However, according to many experts, PESCO still exposes weaknesses that couldn’t be solved “overnight”. First, 5 countries have yet to sign PESCO (23 ones have done already). It proves that the Bloc hasn’t reached a necessary consensus within it, which would be a barrier to defence and security cooperation. Even France and Germany, the two key member states, are arguing with each other over the defence goal of the Bloc. While Paris wishes to establish a military alliance with the participation of strong members capable enough to conduct military operations outside member states, Berlin advocates a master plan for defending the whole Bloc. It is noticeable that PESCO’s goal of integrating the EU’s Army does not totally match what NATO is striving for. That will lead to an awkward situation for those who are members of both NATO and EU as defence and military goals of the two organizations are different. There is a warning that if the disagreement between goal and action, which is seen as the Bloc’s serious disease, its defence and security forces are “numerous” only.

Implications for regional security

According to statistics, the total of defence budgets of EU member states ranks the second in the world. The Bloc’s PESCO advocates “regularly increasing defence budget” in a bid to build a powerful, modern defence and security force (which is estimated to be costly). Experts believe that direction will be a “new agent” making the arms race at regional and global levels more intense. Besides, the increase in the Bloc’s defence budget meets objections from the people of member states. Recent polls in France, Germany, Italia and Spain have revealed that under 35% of the respondents agree to increase defence budget while more than 60% disagree or demand to keep current defence budget. Officials from EU member states are concerned that when the economy is suffering many hardships, the Bloc’s decision to force its member states to increase defence budget will only destabilize the Euro zone. Meanwhile, the international military circle is very interested in the role of the EU’s defence and military forces and NATO - the world’s largest military alliance - towards the region’s security issues. After the Cold War, NATO has adjusted its military strategy which is from “collective defence” to “active engagement in flash points” worldwide. Up to now, NATO has made military interventions in tens of “flash points” in continents, particularly “disreputable” attacks on Yugoslavia (1999), Afghanistan (2001), Iraq (2003) and Libya (2011). Consequently, NATO got bogged down in Iraq, Afghanistan and many other areas in the world while its military operations were condemned as “inhumanity”, which are the very reasons for instability across the Europe, such as immigration crisis and barbaric terrorist attacks on the Bloc’s member states. Many experts are concerned that if EU advocates the use of its defence and military forces in NATO’s military operations outside the Europe, it could “make a rod for its own back” and further destabilize the region. One thorny issue is that the U.S. still considers the control of EU as its pivotal interests in its global strategy. Therefore, like the way it has done to NATO, the U.S will force the EU to follow its “swagger stick” even in the fields of defence and security. Recently, the Guardian, a British daily newspaper, has ironically said that the United States would support the EU’s establishment of its own army only when it weakens EU “quickly and stably”. The Guardian has also warned that the Bloc’s strategy to build an own defence force is a dangerous step which could trigger off a new “Cold War” between the two sides of the Atlantic Ocean.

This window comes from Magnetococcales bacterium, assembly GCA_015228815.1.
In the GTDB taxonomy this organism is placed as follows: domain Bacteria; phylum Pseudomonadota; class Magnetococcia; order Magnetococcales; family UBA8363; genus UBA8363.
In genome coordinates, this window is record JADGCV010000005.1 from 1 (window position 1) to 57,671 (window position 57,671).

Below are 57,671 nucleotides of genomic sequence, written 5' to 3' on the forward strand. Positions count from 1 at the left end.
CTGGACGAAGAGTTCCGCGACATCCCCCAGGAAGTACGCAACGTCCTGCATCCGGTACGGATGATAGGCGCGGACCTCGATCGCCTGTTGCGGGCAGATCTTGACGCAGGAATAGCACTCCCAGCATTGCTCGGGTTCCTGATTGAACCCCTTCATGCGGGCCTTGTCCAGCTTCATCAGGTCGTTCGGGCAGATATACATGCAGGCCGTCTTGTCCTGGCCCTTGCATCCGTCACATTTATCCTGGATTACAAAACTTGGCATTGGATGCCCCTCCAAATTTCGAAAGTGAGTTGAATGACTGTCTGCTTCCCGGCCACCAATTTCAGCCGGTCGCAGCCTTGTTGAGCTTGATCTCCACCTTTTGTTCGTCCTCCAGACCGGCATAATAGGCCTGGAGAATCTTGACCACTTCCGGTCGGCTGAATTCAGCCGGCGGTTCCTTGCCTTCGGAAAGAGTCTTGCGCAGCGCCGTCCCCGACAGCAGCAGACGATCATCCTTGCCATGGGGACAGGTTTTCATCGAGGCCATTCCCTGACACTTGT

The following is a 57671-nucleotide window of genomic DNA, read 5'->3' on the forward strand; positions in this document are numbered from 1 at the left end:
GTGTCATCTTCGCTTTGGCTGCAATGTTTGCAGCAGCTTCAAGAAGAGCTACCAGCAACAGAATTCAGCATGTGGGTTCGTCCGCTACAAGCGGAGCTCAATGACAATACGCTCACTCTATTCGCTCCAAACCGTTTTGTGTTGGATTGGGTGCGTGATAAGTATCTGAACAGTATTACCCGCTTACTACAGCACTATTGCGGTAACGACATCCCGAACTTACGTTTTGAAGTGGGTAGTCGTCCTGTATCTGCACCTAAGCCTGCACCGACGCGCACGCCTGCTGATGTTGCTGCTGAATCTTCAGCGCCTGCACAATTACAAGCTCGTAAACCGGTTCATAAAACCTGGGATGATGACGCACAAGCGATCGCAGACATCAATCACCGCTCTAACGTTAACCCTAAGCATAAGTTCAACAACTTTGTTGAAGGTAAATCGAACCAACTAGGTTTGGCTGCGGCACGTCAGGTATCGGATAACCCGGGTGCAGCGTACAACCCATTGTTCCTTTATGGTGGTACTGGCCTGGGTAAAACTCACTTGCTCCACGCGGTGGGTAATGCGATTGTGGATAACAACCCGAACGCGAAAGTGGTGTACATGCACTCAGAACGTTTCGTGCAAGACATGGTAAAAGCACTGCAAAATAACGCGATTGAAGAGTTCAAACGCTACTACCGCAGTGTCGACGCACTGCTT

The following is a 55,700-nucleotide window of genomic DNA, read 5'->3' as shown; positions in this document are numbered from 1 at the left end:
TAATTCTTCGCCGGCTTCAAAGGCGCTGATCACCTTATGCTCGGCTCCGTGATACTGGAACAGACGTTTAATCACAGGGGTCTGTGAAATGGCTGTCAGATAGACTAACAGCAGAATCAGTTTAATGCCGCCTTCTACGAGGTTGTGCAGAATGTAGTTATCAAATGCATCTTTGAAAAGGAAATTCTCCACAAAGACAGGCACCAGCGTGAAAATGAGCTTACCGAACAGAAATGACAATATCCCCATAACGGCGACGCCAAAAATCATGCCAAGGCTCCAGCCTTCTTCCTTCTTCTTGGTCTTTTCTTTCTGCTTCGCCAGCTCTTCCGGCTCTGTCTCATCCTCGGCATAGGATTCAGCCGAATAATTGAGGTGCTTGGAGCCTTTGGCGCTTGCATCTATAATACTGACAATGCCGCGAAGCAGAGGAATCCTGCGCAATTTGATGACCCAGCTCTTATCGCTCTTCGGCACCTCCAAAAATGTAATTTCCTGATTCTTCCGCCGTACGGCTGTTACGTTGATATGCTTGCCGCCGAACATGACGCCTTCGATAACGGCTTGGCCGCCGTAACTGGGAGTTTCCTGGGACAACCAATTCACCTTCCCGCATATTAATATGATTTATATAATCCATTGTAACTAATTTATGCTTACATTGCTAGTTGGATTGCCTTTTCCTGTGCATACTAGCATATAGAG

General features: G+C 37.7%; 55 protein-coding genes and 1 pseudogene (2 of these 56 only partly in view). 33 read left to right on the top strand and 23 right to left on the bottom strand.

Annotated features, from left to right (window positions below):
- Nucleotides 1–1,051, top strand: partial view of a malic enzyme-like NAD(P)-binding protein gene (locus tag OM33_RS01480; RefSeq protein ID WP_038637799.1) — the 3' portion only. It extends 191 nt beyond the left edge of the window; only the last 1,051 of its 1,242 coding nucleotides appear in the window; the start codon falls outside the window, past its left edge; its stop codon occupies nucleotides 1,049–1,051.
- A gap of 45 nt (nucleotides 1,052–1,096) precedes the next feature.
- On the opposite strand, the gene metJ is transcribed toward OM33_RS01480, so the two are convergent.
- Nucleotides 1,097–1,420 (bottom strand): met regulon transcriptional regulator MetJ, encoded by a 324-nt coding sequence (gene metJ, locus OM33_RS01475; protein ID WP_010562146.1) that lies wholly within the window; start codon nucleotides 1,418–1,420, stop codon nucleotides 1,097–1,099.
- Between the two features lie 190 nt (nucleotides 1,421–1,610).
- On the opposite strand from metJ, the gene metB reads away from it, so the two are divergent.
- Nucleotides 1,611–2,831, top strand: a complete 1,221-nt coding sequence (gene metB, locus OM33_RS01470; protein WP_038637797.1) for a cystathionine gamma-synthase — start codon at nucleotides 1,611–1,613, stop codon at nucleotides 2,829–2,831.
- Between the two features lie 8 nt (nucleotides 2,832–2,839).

It is thought that when the world is confronted with numerous challenges and complex, unpredictable threats, countries’ investment in enhancing national defence capability and broadening cooperation at regional and global levels to deal with security threats is a necessity. However, countries should not take advantage of complicated situation to form alliance for military operations against the others regardless of international law and national independence, sovereignty and territorial integrity. Only by doing so, could human kind reduce threat and build a world of peace, stability and development.

Duc Minh

Your Comment (0)

Russian October Revolution and lessons for retaining power
100 years ago, following “Ten days that shook the world”, the Russian October Revolution resulted in the advent of the first socialist state of its kind. The struggle of Soviet people in the ensuing years and the collapse of the Soviet Union over the course of its 74-year existence have shown that seizing power is inherently difficult, but retaining it is far more difficult
Weather

City